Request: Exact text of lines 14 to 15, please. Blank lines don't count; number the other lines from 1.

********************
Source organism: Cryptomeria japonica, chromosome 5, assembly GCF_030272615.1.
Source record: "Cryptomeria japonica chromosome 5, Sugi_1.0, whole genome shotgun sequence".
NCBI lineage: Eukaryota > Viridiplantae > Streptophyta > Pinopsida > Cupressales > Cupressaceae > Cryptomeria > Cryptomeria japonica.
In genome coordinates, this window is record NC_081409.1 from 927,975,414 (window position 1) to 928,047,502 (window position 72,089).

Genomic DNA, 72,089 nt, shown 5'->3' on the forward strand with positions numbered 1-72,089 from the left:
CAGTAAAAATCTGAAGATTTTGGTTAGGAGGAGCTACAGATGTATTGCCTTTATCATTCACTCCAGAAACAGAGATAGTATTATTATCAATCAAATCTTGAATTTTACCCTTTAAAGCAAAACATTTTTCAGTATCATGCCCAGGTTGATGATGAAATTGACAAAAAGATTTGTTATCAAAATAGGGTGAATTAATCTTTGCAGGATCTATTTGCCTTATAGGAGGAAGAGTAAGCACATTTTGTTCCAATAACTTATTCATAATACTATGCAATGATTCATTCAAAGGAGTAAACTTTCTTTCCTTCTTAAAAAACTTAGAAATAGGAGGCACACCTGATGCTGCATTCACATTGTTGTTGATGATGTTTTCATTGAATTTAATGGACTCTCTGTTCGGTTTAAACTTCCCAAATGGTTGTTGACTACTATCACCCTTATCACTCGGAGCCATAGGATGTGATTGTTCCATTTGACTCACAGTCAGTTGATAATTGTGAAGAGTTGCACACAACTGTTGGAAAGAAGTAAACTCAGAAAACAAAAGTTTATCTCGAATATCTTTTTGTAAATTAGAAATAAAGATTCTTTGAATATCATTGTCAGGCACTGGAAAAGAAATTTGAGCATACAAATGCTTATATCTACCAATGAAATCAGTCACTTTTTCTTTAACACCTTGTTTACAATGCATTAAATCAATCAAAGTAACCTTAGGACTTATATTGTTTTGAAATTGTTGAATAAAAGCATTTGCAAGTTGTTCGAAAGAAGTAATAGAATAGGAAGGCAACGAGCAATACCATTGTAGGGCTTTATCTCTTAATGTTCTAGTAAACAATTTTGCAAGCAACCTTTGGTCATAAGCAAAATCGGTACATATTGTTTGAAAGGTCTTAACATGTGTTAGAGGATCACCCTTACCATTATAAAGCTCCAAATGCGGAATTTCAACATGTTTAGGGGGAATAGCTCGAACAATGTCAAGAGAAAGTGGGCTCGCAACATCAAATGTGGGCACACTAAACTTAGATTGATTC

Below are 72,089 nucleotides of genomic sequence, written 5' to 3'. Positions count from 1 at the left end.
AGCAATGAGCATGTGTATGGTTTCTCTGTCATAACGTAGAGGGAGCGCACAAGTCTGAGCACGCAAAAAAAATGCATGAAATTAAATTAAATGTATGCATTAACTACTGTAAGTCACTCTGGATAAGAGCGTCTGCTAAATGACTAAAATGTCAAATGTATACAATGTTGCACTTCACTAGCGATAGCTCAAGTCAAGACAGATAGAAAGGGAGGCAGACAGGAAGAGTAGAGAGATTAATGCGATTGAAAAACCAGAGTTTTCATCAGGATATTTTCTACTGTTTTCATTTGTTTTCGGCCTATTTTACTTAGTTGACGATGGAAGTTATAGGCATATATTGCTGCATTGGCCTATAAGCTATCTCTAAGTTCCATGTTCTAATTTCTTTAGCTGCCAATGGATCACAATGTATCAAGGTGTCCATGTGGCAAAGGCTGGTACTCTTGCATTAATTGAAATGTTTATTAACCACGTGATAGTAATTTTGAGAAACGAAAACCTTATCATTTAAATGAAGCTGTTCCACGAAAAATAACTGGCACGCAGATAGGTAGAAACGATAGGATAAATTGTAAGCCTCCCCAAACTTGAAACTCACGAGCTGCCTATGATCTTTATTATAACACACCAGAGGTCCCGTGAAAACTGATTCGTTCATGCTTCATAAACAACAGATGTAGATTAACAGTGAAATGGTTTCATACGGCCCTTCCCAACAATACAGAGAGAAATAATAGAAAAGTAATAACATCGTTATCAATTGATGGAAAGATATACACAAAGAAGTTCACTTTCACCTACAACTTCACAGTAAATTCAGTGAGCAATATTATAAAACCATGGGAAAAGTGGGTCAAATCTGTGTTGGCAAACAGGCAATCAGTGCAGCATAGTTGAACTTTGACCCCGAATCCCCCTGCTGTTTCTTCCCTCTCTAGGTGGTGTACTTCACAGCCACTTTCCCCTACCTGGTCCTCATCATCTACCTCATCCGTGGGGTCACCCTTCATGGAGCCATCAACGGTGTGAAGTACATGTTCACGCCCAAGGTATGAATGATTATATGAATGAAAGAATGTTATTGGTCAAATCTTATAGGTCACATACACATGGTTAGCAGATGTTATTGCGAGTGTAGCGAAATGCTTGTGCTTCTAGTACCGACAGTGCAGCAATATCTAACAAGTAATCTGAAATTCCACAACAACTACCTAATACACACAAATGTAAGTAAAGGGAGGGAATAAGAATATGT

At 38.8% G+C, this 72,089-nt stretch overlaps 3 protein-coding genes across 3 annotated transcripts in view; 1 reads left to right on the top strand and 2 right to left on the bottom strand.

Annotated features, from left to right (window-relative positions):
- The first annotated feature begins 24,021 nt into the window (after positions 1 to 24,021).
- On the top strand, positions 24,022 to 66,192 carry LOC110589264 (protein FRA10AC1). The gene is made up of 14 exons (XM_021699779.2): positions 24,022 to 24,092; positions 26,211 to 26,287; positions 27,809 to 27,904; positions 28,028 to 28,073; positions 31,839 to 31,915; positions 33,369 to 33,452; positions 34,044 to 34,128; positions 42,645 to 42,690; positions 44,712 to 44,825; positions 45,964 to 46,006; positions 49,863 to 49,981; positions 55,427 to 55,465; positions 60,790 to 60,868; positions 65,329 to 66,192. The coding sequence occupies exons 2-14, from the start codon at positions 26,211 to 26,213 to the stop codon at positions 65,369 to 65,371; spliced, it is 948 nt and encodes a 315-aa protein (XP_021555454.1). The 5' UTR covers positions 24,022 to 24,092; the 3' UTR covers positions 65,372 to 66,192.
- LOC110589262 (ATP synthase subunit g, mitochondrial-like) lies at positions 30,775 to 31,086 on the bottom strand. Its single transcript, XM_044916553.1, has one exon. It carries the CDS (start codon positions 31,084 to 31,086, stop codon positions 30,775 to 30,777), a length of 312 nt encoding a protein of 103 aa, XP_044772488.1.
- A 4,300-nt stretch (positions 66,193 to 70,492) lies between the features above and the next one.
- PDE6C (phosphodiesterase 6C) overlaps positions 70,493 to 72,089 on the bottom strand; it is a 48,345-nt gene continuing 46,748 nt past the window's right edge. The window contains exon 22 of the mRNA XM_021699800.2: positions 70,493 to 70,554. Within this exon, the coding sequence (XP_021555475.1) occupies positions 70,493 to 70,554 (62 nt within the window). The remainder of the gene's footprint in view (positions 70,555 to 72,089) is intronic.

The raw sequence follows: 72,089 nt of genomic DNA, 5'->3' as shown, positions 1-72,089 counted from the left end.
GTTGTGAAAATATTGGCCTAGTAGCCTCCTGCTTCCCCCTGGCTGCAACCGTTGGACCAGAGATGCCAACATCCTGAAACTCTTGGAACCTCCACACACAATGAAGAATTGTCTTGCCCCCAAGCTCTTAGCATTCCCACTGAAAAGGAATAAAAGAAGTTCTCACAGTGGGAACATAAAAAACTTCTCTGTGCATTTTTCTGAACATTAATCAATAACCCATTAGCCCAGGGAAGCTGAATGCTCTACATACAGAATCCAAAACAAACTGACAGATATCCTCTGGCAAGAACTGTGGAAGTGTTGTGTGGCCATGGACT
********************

- A 4,300-nt stretch (positions 66,193 to 70,492) lies between the features above and the next one.
- PDE6C (phosphodiesterase 6C) overlaps positions 70,493 to 72,089 on the bottom strand; it is a 48,345-nt gene continuing 46,748 nt past the window's right edge. The window contains exon 22 of the mRNA XM_021699800.2: positions 70,493 to 70,554. Within this exon, the coding sequence (XP_021555475.1) occupies positions 70,493 to 70,554 (62 nt within the window). The remainder of the gene's footprint in view (positions 70,555 to 72,089) is intronic.